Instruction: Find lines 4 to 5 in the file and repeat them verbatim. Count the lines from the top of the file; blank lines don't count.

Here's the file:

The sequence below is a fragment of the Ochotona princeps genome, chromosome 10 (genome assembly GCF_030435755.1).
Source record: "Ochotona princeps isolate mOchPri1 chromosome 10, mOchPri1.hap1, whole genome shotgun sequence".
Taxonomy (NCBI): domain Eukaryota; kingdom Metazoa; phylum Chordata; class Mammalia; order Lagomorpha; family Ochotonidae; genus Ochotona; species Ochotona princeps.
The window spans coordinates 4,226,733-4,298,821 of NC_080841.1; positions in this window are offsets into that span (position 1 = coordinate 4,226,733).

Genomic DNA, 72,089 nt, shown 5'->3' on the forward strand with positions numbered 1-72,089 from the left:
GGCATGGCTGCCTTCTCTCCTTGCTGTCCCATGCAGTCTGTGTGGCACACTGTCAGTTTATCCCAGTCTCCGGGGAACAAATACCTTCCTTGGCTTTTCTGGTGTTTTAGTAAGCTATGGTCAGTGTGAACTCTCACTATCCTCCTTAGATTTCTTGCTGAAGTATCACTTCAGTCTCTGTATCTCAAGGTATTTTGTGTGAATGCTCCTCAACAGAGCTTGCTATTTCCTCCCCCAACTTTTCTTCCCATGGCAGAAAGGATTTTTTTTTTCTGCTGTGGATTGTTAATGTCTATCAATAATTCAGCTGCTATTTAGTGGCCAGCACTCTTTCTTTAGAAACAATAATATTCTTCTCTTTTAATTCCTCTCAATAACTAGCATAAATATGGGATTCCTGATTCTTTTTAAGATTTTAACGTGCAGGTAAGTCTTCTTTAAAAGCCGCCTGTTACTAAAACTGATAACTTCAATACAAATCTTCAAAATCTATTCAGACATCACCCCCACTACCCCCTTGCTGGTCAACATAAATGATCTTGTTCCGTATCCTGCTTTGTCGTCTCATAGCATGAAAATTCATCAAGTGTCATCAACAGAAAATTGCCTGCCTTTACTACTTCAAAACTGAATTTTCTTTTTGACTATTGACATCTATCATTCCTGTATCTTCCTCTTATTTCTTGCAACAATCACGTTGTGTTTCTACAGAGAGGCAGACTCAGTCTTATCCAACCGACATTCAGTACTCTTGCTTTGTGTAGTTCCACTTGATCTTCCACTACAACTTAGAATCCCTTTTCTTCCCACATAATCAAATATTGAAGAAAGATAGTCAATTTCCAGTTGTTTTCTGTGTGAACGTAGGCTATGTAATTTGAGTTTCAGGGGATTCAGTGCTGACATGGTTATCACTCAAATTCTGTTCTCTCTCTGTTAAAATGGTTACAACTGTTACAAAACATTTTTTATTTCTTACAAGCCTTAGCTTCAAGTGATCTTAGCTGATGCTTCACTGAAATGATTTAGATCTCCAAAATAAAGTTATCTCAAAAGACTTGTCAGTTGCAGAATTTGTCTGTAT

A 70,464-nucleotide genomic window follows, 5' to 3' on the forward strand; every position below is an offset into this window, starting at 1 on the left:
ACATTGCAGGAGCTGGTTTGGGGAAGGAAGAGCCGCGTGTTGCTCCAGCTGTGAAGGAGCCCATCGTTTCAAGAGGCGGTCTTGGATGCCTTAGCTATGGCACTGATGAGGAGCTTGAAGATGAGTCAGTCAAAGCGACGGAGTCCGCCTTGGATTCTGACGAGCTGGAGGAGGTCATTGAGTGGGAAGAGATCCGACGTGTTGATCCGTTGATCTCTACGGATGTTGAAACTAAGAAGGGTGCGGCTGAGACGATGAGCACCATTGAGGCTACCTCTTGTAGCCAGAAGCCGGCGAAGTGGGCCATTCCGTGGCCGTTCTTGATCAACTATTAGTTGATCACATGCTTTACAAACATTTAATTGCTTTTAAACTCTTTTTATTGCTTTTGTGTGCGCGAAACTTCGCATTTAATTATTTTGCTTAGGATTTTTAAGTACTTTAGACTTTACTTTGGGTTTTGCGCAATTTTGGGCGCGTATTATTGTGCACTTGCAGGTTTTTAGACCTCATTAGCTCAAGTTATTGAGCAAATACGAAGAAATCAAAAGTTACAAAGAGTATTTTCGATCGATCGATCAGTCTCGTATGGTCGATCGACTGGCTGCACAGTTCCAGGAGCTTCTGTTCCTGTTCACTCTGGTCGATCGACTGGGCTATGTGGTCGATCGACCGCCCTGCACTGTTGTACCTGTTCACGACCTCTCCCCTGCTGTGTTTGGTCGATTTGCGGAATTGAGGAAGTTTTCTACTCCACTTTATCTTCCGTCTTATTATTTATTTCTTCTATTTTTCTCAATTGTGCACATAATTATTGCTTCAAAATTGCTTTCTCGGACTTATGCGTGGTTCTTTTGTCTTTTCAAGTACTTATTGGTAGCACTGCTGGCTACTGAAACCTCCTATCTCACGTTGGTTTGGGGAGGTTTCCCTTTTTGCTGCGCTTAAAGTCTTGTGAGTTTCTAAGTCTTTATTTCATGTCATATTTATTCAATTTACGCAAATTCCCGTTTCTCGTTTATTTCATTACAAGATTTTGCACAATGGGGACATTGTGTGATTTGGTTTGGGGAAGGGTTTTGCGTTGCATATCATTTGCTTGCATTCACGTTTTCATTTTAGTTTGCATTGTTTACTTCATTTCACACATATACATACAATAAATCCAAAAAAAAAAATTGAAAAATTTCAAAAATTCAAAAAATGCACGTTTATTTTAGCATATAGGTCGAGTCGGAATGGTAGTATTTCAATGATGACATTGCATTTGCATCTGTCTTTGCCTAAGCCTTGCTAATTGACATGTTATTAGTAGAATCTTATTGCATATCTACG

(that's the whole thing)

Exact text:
The window spans coordinates 4,226,733-4,298,821 of NC_080841.1; positions in this window are offsets into that span (position 1 = coordinate 4,226,733).

Genomic DNA, 72,089 nt, shown 5'->3' on the forward strand with positions numbered 1-72,089 from the left: